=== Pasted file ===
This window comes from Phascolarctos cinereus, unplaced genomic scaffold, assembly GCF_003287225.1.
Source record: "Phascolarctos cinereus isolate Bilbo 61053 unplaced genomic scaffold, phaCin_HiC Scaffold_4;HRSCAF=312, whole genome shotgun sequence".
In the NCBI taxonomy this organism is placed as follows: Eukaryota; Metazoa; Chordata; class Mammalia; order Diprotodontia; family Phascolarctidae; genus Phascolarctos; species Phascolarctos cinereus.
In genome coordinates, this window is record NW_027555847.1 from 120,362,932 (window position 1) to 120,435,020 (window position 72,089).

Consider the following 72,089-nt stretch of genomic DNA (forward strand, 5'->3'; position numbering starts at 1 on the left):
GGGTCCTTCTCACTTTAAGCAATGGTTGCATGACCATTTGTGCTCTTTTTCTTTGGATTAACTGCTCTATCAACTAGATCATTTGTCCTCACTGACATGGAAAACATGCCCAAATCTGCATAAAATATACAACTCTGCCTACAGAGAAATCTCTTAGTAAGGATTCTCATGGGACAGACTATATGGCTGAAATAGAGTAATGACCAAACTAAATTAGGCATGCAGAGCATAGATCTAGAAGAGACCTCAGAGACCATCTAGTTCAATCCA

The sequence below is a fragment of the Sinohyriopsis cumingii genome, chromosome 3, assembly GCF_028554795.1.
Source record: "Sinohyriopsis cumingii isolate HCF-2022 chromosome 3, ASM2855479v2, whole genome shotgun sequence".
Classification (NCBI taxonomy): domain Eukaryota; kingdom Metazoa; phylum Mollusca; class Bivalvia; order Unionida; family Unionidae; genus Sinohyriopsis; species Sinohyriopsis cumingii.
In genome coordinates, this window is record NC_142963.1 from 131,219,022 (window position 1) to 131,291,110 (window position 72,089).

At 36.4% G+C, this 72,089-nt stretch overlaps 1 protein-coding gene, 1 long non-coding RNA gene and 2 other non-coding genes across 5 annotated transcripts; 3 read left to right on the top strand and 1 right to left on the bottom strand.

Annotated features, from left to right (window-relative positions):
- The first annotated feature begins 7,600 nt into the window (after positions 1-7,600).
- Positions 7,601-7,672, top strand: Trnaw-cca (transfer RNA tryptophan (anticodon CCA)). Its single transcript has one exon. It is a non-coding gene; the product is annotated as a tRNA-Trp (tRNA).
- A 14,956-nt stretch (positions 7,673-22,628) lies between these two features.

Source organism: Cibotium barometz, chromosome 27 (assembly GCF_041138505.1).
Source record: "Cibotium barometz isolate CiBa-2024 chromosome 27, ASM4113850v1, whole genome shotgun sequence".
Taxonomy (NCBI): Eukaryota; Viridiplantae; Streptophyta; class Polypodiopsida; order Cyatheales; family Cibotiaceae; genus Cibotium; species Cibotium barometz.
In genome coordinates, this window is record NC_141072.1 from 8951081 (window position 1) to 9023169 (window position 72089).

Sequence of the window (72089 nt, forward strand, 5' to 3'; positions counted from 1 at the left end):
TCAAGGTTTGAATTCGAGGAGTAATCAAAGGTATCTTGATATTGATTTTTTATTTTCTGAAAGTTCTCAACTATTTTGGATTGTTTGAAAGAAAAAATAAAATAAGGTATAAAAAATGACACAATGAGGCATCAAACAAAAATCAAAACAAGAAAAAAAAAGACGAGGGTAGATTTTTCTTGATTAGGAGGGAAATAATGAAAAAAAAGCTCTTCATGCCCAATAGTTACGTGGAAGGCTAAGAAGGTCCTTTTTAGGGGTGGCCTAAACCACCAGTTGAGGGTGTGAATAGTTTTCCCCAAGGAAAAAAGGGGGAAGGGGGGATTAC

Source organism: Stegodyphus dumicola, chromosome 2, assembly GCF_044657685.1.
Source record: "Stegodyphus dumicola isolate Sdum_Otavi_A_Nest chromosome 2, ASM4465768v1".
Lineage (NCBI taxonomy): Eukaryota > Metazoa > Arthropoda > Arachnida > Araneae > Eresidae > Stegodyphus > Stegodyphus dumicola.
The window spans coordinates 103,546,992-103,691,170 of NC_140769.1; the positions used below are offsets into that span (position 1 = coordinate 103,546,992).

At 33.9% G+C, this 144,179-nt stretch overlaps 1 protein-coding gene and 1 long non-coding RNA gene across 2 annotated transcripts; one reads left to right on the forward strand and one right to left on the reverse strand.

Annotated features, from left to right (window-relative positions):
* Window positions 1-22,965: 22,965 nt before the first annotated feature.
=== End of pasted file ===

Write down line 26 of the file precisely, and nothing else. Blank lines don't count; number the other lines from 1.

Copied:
At 33.9% G+C, this 144,179-nt stretch overlaps 1 protein-coding gene and 1 long non-coding RNA gene across 2 annotated transcripts; one reads left to right on the forward strand and one right to left on the reverse strand.